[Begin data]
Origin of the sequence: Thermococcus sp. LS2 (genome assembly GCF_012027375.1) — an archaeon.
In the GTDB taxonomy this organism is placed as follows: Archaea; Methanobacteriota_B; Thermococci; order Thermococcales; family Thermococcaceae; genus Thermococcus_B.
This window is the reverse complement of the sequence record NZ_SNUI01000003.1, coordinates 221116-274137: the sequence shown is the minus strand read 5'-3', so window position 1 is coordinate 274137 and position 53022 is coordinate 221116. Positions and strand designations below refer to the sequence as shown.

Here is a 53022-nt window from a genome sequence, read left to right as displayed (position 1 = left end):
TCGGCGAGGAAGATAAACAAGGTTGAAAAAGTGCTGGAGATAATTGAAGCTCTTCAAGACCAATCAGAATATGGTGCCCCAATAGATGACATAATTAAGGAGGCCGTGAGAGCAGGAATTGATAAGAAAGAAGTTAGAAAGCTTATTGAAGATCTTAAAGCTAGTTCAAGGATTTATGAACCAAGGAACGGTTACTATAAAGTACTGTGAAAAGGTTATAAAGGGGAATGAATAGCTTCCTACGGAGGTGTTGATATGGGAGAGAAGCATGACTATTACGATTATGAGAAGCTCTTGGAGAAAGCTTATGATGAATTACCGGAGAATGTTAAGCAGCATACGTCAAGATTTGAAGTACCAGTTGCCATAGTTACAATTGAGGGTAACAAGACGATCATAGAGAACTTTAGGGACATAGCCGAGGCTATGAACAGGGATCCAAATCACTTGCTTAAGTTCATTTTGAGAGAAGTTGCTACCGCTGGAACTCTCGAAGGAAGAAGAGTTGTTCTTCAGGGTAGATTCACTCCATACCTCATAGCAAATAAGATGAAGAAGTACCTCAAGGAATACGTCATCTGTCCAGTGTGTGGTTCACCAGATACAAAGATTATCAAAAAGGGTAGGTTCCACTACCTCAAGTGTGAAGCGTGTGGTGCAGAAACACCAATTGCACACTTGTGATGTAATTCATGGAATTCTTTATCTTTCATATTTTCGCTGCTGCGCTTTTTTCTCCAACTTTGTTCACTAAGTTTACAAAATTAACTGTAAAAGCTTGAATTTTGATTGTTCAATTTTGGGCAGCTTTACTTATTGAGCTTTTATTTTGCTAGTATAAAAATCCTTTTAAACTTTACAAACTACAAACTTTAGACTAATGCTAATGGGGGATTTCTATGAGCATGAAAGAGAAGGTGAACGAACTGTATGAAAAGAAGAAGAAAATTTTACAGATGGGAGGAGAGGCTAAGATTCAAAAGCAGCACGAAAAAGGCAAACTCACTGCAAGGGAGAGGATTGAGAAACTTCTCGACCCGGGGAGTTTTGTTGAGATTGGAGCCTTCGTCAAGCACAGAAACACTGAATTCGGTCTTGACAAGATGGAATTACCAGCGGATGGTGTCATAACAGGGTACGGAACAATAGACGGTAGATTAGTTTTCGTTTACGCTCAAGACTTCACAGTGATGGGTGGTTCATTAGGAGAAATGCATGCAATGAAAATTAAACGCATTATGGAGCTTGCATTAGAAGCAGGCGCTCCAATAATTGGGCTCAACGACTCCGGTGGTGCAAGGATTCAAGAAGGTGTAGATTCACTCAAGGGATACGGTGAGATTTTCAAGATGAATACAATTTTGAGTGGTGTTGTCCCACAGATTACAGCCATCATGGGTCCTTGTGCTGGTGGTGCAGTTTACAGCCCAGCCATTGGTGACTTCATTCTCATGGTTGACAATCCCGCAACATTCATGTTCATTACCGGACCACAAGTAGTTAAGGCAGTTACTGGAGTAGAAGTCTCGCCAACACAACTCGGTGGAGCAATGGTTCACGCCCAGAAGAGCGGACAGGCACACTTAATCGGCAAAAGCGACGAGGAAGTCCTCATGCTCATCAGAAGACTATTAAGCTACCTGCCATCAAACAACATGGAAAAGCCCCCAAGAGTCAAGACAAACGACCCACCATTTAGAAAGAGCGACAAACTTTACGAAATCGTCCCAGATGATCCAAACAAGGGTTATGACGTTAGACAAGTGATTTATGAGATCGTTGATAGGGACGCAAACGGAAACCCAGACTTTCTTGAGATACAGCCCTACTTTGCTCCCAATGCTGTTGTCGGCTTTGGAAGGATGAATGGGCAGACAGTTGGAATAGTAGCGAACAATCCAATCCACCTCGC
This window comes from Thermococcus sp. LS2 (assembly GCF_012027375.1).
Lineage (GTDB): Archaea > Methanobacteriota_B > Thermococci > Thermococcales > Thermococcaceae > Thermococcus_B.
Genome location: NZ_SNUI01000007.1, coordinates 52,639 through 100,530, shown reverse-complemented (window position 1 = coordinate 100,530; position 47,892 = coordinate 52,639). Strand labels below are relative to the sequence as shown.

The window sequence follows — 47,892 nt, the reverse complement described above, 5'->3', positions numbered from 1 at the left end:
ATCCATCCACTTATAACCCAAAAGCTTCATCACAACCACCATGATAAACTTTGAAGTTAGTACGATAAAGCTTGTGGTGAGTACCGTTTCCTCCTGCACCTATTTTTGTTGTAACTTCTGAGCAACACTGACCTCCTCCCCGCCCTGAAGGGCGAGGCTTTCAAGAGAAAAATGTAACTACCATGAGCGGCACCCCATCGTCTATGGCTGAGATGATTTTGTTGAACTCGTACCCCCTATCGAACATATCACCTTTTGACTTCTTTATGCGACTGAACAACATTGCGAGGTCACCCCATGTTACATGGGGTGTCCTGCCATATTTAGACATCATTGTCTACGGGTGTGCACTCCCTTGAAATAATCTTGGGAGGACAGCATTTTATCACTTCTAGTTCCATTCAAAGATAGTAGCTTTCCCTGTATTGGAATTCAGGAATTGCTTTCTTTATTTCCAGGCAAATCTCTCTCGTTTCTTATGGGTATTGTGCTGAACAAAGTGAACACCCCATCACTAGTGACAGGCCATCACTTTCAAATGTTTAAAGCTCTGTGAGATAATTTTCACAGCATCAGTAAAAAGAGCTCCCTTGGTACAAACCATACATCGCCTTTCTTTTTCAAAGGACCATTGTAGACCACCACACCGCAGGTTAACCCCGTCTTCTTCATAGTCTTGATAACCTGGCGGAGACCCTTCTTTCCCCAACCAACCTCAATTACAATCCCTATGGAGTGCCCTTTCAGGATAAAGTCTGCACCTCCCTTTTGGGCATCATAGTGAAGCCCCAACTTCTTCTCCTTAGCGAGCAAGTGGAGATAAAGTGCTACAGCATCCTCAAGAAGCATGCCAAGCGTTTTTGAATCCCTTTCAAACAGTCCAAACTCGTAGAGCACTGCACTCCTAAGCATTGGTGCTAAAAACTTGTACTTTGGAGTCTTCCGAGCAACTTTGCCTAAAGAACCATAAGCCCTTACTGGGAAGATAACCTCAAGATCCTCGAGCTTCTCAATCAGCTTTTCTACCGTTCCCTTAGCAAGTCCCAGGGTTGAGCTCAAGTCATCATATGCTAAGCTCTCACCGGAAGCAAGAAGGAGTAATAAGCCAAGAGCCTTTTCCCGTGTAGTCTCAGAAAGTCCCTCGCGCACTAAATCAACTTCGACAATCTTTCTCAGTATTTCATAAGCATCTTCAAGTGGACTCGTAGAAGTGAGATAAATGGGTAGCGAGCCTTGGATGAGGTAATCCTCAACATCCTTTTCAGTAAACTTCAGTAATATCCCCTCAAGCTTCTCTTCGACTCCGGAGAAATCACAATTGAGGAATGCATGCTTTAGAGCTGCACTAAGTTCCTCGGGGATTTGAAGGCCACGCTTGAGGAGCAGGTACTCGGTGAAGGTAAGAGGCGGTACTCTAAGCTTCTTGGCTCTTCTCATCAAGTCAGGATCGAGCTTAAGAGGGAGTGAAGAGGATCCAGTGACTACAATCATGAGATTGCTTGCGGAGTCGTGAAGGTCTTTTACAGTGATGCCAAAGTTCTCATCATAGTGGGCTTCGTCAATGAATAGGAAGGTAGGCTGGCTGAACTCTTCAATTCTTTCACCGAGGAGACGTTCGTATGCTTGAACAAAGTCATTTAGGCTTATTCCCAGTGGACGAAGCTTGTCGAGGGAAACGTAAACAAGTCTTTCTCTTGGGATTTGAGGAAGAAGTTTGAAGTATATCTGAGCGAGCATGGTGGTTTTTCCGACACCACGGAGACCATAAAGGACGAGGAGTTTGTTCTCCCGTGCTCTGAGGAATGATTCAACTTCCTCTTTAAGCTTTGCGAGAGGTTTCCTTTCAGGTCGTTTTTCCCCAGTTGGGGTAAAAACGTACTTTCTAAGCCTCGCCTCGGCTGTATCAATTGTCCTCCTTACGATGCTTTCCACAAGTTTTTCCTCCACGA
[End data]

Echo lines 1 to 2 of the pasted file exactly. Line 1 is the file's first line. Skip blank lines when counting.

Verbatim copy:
Origin of the sequence: Thermococcus sp. LS2 (genome assembly GCF_012027375.1) — an archaeon.
In the GTDB taxonomy this organism is placed as follows: Archaea; Methanobacteriota_B; Thermococci; order Thermococcales; family Thermococcaceae; genus Thermococcus_B.